By BRIAN SCHRADER
The news has been filled with a lot of doom and gloom lately, but on our first and hopefully only lockdown-iversary, we actually have cause to be a bit optimistic. We know more now than we ever have about how to fight COVID-19, and we’re on the final leg of the race to end the pandemic. Sure, there’s still reason to worry —the COVID-19 variants are concerning—but it’s also important for us to realize just how far we’ve come.
For starters, we have a number of effective vaccines and most appear to remain effective against the new variants of COVID-19 that are gaining steam. It’s hard to remember now, but last year the FDA and CDC were hesitant to claim that we’d have even one 50% effective vaccine by year’s end. Today we have multiple highly effective vaccines being actively distributed and even more awaiting approval. This is nothing short of a scientific miracle.
We’re also at the end of a holiday surge. That means that hospitals are no longer overflowing, and that businesses and schools can start to reopen. This is all really good news.
On the therapeutics side, between last year and the present we’ve learned better strategies to treat severe cases of COVID-19 and we have a number of effective approved treatments.
More importantly though, our vaccination efforts are going really well. I won’t pull punches. The county took too long to start vaccinating in large numbers and too long to open the superstations but I also will not deny: The current results of San Diego County’s vaccination efforts are impressive. Nationally, about 14% of Americans are vaccinated (at time of writing), and California is at about the same rate. At the same time, San Diego County has a vaccination rate of over 19%. That’s a nearly 36% improvement over the state and national average. If that rate continues to grow, San Diego will achieve a localized herd immunity much sooner than the state as a whole. This is incredible, and the county deserves due credit for making it happen.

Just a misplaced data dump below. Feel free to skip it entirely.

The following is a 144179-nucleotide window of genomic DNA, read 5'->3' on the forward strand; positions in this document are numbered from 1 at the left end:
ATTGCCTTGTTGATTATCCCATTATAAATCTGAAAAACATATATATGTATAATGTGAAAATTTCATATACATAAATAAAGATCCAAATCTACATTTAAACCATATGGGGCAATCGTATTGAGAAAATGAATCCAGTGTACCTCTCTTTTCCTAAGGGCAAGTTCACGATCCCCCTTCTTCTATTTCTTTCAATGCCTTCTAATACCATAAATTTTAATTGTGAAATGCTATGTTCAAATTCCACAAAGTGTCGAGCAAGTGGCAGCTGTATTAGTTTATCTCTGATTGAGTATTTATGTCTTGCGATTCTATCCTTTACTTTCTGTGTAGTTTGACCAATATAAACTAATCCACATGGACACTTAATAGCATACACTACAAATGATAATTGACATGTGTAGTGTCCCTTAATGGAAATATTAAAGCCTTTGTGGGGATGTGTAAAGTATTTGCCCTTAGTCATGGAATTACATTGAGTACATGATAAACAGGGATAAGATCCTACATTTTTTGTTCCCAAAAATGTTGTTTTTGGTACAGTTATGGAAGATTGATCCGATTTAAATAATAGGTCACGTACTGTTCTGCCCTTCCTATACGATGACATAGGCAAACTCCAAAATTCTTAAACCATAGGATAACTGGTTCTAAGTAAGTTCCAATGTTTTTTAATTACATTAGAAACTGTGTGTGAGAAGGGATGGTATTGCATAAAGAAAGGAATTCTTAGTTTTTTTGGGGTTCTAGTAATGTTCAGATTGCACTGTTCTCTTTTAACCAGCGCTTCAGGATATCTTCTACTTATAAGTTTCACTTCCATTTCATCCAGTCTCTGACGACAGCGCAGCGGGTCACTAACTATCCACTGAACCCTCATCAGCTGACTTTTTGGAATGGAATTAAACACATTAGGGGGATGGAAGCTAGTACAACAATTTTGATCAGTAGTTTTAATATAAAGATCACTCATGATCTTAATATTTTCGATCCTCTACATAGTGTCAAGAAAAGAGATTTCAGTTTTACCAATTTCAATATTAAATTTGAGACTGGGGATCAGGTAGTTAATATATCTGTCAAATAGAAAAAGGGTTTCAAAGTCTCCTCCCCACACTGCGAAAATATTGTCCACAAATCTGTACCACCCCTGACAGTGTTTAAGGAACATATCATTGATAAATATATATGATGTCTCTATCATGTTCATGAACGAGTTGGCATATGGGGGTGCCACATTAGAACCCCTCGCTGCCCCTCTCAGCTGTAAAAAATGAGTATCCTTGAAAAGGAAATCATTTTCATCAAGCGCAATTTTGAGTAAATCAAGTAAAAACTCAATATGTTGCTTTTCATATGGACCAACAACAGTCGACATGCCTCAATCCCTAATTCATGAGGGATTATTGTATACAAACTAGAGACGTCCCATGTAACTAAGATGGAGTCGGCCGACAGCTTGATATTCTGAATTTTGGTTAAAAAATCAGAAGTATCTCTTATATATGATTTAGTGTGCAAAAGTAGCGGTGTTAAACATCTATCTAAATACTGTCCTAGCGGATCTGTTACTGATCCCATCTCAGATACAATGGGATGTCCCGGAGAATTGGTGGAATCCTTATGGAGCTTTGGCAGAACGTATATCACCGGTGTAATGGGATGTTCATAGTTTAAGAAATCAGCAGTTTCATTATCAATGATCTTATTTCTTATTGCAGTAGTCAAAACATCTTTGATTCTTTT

In other good news, the United States is now vaccinating faster than the virus is spreading. Obviously, this will only continue to be true if we mask and social distance — and that can change depending on the prevalence of the new variants — but for now we’re outpacing the pandemic. If we can keep ahead of the spread of COVID-19, we’ll not only save lives and improve the timeline to herd immunity, but we’ll also dampen possible future surges from more contagious variants.
There are plenty of reasons to be upset with how we’ve handled our response to the pandemic—I’ve written about a few of them—but we shouldn’t ignore the fact that the sun is beginning to pierce the clouds. We’re actually winning this war. President Biden has promised anyone who wants a shot will be able to get one by the end of July, and the New York Times is projecting that we could reach herd immunity by mid-to-late summer if distribution rates continue to improve. This is all a huge deal.
None of this means we can let up on the gas. We must remain vigilant; we all need to continue to wear masks, get tested, and practice social distancing for now, but there is light at the end of this tunnel. There will probably be a surge of cases as the more contagious variants rise to prominence. As long as we keep following guidelines and precautions, and keep vaccinating, that surge will but the last gasp of a tragedy that will finally be behind us.
Stay strong. We’re almost done.
— Brian Schrader is a software developer in Normal Heights and writer at www.democracyandprogress.com.